Id. at 28-29.

That's about as straightforward a Daubert ruling as I've ever seen. I'll hope to cite it myself soon (enemies beware!)

It's impressive when an attorney files a short letter and gets the Court to do something that it is not often inclined to do.
It's impressive when an attorney files a short letter and gets the Court to do something that it is not often inclined to do. Immo Wegmann, Unsplash

The District of Delaware generally suspended its mediation program in 2021, and mediations before a magistrate judge rarely happen in patent cases these days (although they do sometimes happen in some other cases, such as employment cases).

Since then, parties have sometimes moved to private mediations—especially when ordered to—but generally in my experience the overall number of cases that go through mediation has declined, and there aren't a huge number of local patent-case mediators.

When we last discussed this, we noted from comments at the 2023 Bench and Bar conference that …

Jon Tyson, Unsplash

The District of Delaware has a 5pm ET filing deadline. This was originally instituted as a 6pm deadline, back in 2014, to improve quality of life for practitioners here. As I've said before—it has been extremely successful.

The 5pm deadlines keeps young associates and staff from having to unexpectedly stay until midnight, disrupting family plans (I recall this happening about once a week). It also keeps clients from having to pay attorneys and staff to sit around and wait for filings. And everyone quickly adapted to working towards either a 5 or 6pm deadline rather than a midnight deadline.

That said, whether the deadline is 5pm, 6pm, or midnight, it's not uncommon for parties to miss it by a few minutes. Often these delays relate to the fact that PACER and CM/ECF tend to slow down quite a bit around 5pm, especially before weekends, as everyone tries to file things simultaneously.

Normally this is not cause for panic. Unlike some jurisdictions, judges in D. Del. generally have not taken an interest in enforcing exact, precise compliance with the 5pm deadline. I have seen parties miss the 5pm by a few minutes countless times, with no response from the Court. Most Delaware counsel seem to agree that it's not worth the Court's or the parties' time to seek a remedy from the Court for a deadline that was missed by only a few minutes.

5 Hours May Be a Bit Much

So I thought it was worth pointing out an instance this week where a party pushed it to far. In Dental Monitoring v. Get-Grin Inc., C.A. No. 22-647-WCB (D. Del. Dec. 13, 2023), a party filed a letter brief at 10:14, and an unopposed motion for leave to file the brief late:

On Tuesday, December 5, 2023, the parties advised the court by email that they had a discovery dispute in this case. They suggested a briefing schedule granting the plaintiff one week to file its letter brief, followed by the defendant’s letter brief one week later. The court directed the parties to file their letter briefs on a shorter briefing schedule, giving the plaintiff until 5 p.m. Eastern Time on Friday, December 8, 2023, to file its three-page letter brief, followed by the defendant’s responsive three-page letter brief at 5 p.m. Eastern Time on Tuesday, December 12, 2023, and an optional reply brief for the plaintiff, to be filed by 5 p.m. Eastern Time on Wednesday, December 13, 2023.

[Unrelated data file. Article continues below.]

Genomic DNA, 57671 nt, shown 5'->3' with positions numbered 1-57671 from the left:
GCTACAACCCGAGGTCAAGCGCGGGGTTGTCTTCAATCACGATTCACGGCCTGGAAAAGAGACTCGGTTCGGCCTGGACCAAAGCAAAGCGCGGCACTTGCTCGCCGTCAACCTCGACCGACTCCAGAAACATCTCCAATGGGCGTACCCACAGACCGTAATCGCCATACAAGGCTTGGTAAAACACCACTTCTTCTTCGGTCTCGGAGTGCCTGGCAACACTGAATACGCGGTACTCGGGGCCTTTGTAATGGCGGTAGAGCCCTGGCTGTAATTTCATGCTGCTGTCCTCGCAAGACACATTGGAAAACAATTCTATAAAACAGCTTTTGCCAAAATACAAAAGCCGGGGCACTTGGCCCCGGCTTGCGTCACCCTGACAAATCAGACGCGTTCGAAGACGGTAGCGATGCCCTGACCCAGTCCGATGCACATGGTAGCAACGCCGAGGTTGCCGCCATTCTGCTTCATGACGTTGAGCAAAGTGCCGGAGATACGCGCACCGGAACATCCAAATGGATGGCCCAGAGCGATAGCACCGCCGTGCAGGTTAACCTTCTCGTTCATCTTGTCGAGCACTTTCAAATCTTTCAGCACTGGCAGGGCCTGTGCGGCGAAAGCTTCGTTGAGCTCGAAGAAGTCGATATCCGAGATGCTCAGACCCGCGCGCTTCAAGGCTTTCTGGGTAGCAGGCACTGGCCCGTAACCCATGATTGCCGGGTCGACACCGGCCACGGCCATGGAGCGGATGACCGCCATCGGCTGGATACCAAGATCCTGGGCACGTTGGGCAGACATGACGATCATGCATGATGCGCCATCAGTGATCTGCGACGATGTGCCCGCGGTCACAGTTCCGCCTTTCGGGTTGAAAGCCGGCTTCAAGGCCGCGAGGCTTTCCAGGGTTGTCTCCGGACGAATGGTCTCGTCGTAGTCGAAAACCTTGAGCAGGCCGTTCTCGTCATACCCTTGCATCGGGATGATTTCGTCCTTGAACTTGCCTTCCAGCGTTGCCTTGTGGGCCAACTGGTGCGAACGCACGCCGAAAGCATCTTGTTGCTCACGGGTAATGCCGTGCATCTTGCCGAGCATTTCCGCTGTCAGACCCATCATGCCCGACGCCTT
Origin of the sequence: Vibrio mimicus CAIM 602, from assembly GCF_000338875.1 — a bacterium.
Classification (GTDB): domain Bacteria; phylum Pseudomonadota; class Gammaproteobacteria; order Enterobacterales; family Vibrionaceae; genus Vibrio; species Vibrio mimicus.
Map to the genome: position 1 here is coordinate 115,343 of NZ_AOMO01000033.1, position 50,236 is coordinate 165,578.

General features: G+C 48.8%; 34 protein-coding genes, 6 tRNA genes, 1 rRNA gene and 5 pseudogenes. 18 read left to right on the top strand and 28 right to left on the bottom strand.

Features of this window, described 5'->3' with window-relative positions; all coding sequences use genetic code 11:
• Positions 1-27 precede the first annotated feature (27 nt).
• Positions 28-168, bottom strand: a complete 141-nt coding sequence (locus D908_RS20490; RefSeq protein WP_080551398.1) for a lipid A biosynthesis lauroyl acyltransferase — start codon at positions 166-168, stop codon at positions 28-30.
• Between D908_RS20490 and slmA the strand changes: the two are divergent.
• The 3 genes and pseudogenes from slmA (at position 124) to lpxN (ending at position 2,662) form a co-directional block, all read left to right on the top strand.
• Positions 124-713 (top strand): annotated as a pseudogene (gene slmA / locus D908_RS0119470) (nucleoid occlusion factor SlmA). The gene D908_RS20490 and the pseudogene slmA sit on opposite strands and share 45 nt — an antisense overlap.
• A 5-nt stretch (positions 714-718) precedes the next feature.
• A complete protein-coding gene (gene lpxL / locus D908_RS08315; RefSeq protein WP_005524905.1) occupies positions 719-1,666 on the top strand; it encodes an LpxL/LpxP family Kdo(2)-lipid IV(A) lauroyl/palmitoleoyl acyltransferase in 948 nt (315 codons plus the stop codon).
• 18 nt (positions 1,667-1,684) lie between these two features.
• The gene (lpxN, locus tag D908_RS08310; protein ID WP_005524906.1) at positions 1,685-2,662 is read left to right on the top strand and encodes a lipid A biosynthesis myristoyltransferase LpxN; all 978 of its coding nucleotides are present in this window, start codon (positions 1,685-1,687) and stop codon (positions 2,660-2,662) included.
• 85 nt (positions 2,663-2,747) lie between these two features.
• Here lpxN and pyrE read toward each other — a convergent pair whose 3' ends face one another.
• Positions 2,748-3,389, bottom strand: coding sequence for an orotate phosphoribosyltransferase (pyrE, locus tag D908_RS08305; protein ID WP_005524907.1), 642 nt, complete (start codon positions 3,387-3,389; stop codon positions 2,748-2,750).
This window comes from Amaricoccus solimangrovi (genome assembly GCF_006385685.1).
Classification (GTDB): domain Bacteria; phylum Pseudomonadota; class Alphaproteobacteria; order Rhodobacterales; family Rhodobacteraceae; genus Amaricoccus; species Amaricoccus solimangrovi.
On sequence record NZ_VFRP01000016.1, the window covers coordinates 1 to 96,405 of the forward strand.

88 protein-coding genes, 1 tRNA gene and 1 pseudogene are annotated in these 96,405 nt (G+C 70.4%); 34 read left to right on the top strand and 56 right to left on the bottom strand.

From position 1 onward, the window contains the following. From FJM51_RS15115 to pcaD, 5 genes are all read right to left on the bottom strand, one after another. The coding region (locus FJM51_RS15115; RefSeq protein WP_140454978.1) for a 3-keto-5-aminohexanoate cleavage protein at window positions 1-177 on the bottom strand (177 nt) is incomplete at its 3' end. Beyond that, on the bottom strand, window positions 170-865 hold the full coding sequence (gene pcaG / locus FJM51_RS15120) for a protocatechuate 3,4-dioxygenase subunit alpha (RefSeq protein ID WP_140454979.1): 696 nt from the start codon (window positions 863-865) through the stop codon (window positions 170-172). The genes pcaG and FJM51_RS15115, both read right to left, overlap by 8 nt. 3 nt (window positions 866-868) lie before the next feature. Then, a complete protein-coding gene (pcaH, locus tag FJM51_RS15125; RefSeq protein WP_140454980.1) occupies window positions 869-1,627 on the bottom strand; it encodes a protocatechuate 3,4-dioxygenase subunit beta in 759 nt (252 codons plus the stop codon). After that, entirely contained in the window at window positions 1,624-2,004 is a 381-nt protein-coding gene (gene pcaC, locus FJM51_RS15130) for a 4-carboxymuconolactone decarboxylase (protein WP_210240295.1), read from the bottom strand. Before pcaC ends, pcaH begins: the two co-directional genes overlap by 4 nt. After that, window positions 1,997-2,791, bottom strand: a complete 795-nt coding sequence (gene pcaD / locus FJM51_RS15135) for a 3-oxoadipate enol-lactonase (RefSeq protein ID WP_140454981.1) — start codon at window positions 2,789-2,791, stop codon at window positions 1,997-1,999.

The plaintiff filed its opening letter brief on time. The defendant did not. Instead, at 9:04 p.m. Eastern Time, after the deadline had passed, the defendant filed a motion to extend the time for filing its brief until 11:59 p.m. on December 12, 2023. The plaintiff did not oppose the motion, provided it was given a one-day extension for filing its one-page reply letter. At 10:14 p.m., more than five hours after the deadline, the defendant filed its responsive letter brief.

Id. at 1. Judge Bryson (sitting by designation) criticized the motion for an extension because ...

Paragraph 3 of Delaware's Default Standard for Discovery requires the parties to disclose, early in the case, "[t]he 10 custodians most likely to have discoverable information in their possession, custody or control, from the most likely to the least likely."

At a glance, this provision seems to require disclosing more or less the same universe of people as Rule 26(a), which requires disclosure of "the name and, if known, the address and telephone number of each individual likely to have discoverable information . . . ."

There wasn't really a relevant pic for this, so here's a cute bird
There wasn't really a relevant pic for this, so here's a cute bird Nate Hoeschen, displayed with permission

A recent decision from Judge Fallon in DataCore Software Corporation v. Scale Computing, Inc., C.A. No. 22-535-GBW-SRF (D. Del Nov. 30, 2023) (Mem. Order), however, illustrates one important difference between the two disclosures.

The Plaintiff there listed the inventors of the asserted patent on both their Paragraph 3 and Rule 26(a) disclosures. None of the inventors, however, were currently employed by the Plaintiff. Accordingly, the plaintiff had none of their ESI to produce to the Defendants. After realizing this, the defendant moved to replace those custodians with others who might actually have documents.